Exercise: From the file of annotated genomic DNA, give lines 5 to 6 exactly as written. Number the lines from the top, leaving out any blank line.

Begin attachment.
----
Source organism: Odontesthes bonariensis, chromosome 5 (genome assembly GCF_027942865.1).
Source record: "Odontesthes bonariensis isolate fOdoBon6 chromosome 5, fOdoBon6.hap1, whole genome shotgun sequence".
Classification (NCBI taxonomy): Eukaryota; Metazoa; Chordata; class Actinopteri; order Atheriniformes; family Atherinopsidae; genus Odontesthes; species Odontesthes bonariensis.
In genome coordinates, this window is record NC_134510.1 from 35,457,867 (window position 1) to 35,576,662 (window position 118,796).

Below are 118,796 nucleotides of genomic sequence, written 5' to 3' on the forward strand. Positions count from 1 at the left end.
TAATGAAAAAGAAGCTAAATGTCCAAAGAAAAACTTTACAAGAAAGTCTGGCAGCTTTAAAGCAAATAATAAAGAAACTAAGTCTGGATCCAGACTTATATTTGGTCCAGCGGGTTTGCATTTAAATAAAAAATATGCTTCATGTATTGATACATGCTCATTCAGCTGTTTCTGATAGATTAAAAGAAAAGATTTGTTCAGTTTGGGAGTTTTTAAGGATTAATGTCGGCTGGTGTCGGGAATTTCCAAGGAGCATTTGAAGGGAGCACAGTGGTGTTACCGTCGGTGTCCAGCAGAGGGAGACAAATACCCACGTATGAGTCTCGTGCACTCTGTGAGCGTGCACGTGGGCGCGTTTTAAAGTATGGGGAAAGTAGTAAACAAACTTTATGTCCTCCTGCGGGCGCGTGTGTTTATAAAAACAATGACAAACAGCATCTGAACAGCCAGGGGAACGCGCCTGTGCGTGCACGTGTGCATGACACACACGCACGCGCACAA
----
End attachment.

Below are 118,796 nucleotides of genomic sequence, written 5' to 3' on the forward strand. Positions count from 1 at the left end.
TAATGAAAAAGAAGCTAAATGTCCAAAGAAAAACTTTACAAGAAAGTCTGGCAGCTTTAAAGCAAATAATAAAGAAACTAAGTCTGGATCCAGACTTATATTTGGTCCAGCGGGTTTGCATTTAAATAAAAAATATGCTTCATGTATTGATACATGCTCATTCAGCTGTTTCTGATAGATTAAAAGAAAAGATTTGTTCAGTTTGGGAGTTTTTAAGGATTAATGTCGGCTGGTGTCGGGAATTTCCAAGGAGCATTTGAAGGGAGCACAGTGGTGTTACCGTCGGTGTCCAGCAGAGGGAGACAAATACCCACGTATGAGTCTCGTGCACTCTGTGAGCGTGCACGTGGGCGCGTTTTAAAGTATGGGGAAAGTAGTAAACAAACTTTATGTCCTCCTGCGGGCGCGTGTGTTTATAAAAACAATGACAAACAGCATCTGAACAGCCAGGGGAACGCGCCTGTGCGTGCACGTGTGCATGACACACACGCACGCGCACAA